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Arming For A New Season
Frank Deford
April 18, 1983
Pitch or perish is a baseball law. In Part I of a series on the inner workings of one staff, the White Sox show their spring stuff
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April 18, 1983

Arming For A New Season

Pitch or perish is a baseball law. In Part I of a series on the inner workings of one staff, the White Sox show their spring stuff

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A DOSSIER ON THE 11 WHO MADE IT

FLOYD FRANKLIN BANNISTER
Age 27. Height 6.01. Weight 195.
Throws and bats lefthanded.

YEAR

CLUB

LEAGUE

G.

IP.

W.

L.

SO.

BB.

ERA.

1982

Seattle

American

35

247

12

13

209

77

3.43

Major League Totals

170

1,021

51

68

770

381

3.90

SALOME BAROJAS
Age 25. Height 5.09. Weight 160.
Throws and bats righthanded.

1982

Chicago

American

61

106⅔

6

6

56

46

3.54

Major League Totals

61

106⅔

6

6

56

46

3.54

ROBERT BRITT BURNS
Age 23. Height 6.05. Weight 218.
Throws left and bats righthanded.

1982

Chicago

American

28

169⅓

13

5

116

67

4.04

Major League Totals

94

577⅓

38

26

362

183

3.29

RICHARD ELLIOTT DOTSON
Age 24. Height 6.00. Weight 196.
Throws and bats righthanded.

1982

Chicago

American

34

196⅔

11

15

109

73

3.84

Major League Totals

96

559⅔

34

33

304

215

3.97

KEVIN JOHN HICKEY
Age 27. Height 6.01. Weight 170.
Throws and bats lefthanded.

1982

Chicago

American

60

78

4

4

38

30

3.00

Major League Totals

101

122

4

6

55

48

3.24

DEWEY LaMARR HOYT
Age 28. Height 6.01. Weight 222.
Throws and bats righthanded.

1982

Chicago

American

39

239⅔

19

15

124

48

3.53

Major League Totals

108

445⅔

37

21

239

117

3.78

JAMES LESTER KERN
Age 34. Height 6.05. Weight 205.
Throws and bats righthanded.

1982

Cincinnati

National

50

76

3

5

43

48

2.84

Chicago

American

13

28

2

1

23

12

5.14

Major League Totals

380

736

51

54

625

403

3.01

JEROME MARTIN KOOSMAN
Age 39. Height 6.02. Weight 225.
Throws left and bats righthanded.

1982

Chicago

American

42

173⅓

11

7

88

38

3.84

Major League Totals

520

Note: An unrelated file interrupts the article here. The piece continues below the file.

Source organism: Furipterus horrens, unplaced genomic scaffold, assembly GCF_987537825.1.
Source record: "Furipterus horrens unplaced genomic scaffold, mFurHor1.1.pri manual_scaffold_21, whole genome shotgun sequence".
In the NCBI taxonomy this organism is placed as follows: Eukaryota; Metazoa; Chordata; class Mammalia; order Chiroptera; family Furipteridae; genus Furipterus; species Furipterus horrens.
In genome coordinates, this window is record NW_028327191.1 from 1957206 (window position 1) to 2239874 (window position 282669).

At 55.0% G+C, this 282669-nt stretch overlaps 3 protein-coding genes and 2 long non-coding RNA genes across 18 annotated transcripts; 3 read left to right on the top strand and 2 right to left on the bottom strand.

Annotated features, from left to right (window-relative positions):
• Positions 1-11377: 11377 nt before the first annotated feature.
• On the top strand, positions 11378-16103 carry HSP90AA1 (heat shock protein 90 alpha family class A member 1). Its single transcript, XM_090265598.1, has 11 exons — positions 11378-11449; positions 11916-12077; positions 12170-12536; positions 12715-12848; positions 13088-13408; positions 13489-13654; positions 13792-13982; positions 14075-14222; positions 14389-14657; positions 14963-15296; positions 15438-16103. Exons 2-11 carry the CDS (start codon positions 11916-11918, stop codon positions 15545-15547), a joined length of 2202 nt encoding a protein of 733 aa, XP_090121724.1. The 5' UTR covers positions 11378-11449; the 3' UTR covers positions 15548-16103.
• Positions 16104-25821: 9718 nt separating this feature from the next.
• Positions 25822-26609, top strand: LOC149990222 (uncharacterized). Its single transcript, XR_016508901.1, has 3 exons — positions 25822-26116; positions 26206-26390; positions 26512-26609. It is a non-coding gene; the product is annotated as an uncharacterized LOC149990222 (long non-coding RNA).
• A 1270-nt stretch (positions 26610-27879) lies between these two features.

3,346⅓

191

183

2,269

1,051

3.26

DENNIS PATRICK LAMP
Age 30. Height 6.03. Weight 210.
Throws and bats righthanded.

1982

Chicago

American

44

189⅔

11

8

78

59

3.99

Major League Totals

198

973⅔

46

55

403

294

3.85

STEPHEN ANDREW MURA
Age 28. Height 6.02. Weight 190.
Throws and bats righthanded.

1982

St. Louis

National

35

184⅓

12

11

84

80

4.05

Major League Totals

138

573⅓

29

38

327

258

3.97

RICHARD WILLIAM TIDROW
Age 35. Height 6.04. Weight 213.
Throws and bats righthanded.

1982

Chicago

National

65

103⅔

8

3

62

29

3.39

Major League Totals

559

1,639⅔

98

90

901

538

3.60

THE END OF FEBRUARY

It's only the pitchers now. Well, the pitchers and catchers. But the latter are only along because someone has to catch the pitchers, and that's the catchers. They don't really count, though. For example, have you ever heard anyone say in spring training that the catchers are ahead of the hitters? Of course not. No, the pitchers are brought down early because they're different from other athletes. They're arms. Other athletes are bodies. Pitchers are also the closest thing we have in any of our sports to being individuals in a team game. They're integral, and yet they're apart. In baseball now, people other than pitchers are referred to as "position players"—the implication being clear that pitcher isn't really a genuine position. Just an arm.

Pitchers themselves accept this, perhaps especially in the American League, where they don't bat anymore. "Even in college I still played position," Dick Tidrow says about another Dick Tidrow, who roamed the gardens long ago. Tidrow is now a reliever with the Chicago Americans, and this is where we are, in spring training with the White Sox, with the pitchers (and catchers).

But we could be most anywhere, with any staff. Observing the chemistry of the White Sox pitching staff through the season will be particularly interesting, however, because Chicago is an up-and-coming team that's counting heavily on a disparate group of pitchers. A staff is a team unto itself—a team within a team, if you will—with almost as many roles to be filled as the position players have positions. For starters: starters. Lefthanders and righthanders. Relievers. Long, middle and short men. Ground-ball pitchers. Keep it in the park. It has even come down to this: Tidrow, for example, is "early short," as Chisox Manager Tony La Russa says, which means he is the penultimate reliever, whose specialty it is to stop things before the certified stopper comes in and slams the door. Firemen, submariners (rare), junk men, throwers, spot starters and (best of all) live arms. Eventually, cutting it finer all the time, you get this type of thing:

Jim Kern (veteran righthander, late relief): Wouldn't you say Jon Matlack is a lefthander who really thinks righthanded?

Jerry Koosman (aging lefthander, spot starter): No, no, you got it all wrong. Matlack is a lefthander who thinks he thinks righthanded.

Kern: Which is his trouble.

Koosman: Of course.

And here it is February, and there are 15 pitchers, more or less, competing for the 10 openings on the staff. This is the way it was at the beginning of the White Sox training camp in Sarasota, Fla.

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